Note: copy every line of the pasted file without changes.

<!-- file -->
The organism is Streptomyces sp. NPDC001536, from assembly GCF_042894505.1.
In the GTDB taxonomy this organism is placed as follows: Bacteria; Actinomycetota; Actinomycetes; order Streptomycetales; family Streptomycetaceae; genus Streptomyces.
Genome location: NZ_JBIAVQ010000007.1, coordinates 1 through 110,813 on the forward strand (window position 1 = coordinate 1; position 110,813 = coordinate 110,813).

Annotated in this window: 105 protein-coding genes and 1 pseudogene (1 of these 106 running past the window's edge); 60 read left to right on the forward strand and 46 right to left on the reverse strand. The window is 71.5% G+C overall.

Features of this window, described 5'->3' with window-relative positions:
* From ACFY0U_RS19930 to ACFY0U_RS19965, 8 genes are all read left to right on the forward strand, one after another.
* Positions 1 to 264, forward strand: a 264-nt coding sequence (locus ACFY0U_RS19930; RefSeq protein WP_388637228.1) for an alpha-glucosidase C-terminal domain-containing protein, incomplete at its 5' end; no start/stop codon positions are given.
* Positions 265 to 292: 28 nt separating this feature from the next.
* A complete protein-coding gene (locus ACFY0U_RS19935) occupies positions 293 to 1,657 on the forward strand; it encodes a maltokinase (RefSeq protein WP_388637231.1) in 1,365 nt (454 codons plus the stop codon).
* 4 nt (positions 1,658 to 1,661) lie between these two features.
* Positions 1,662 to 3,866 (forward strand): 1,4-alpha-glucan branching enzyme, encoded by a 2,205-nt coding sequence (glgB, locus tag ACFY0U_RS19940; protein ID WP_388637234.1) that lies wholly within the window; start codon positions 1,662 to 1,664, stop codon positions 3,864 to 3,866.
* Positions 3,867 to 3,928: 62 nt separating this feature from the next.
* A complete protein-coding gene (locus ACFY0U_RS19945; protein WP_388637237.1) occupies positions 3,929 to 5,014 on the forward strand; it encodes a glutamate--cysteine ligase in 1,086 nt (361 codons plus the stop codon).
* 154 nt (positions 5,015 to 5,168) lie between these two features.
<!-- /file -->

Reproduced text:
The organism is Streptomyces sp. NPDC001536, from assembly GCF_042894505.1.
In the GTDB taxonomy this organism is placed as follows: Bacteria; Actinomycetota; Actinomycetes; order Streptomycetales; family Streptomycetaceae; genus Streptomyces.
Genome location: NZ_JBIAVQ010000007.1, coordinates 1 through 110,813 on the forward strand (window position 1 = coordinate 1; position 110,813 = coordinate 110,813).

Annotated in this window: 105 protein-coding genes and 1 pseudogene (1 of these 106 running past the window's edge); 60 read left to right on the forward strand and 46 right to left on the reverse strand. The window is 71.5% G+C overall.

Features of this window, described 5'->3' with window-relative positions:
* From ACFY0U_RS19930 to ACFY0U_RS19965, 8 genes are all read left to right on the forward strand, one after another.
* Positions 1 to 264, forward strand: a 264-nt coding sequence (locus ACFY0U_RS19930; RefSeq protein WP_388637228.1) for an alpha-glucosidase C-terminal domain-containing protein, incomplete at its 5' end; no start/stop codon positions are given.
* Positions 265 to 292: 28 nt separating this feature from the next.
* A complete protein-coding gene (locus ACFY0U_RS19935) occupies positions 293 to 1,657 on the forward strand; it encodes a maltokinase (RefSeq protein WP_388637231.1) in 1,365 nt (454 codons plus the stop codon).
* 4 nt (positions 1,658 to 1,661) lie between these two features.
* Positions 1,662 to 3,866 (forward strand): 1,4-alpha-glucan branching enzyme, encoded by a 2,205-nt coding sequence (glgB, locus tag ACFY0U_RS19940; protein ID WP_388637234.1) that lies wholly within the window; start codon positions 1,662 to 1,664, stop codon positions 3,864 to 3,866.
* Positions 3,867 to 3,928: 62 nt separating this feature from the next.
* A complete protein-coding gene (locus ACFY0U_RS19945; protein WP_388637237.1) occupies positions 3,929 to 5,014 on the forward strand; it encodes a glutamate--cysteine ligase in 1,086 nt (361 codons plus the stop codon).
* 154 nt (positions 5,015 to 5,168) lie between these two features.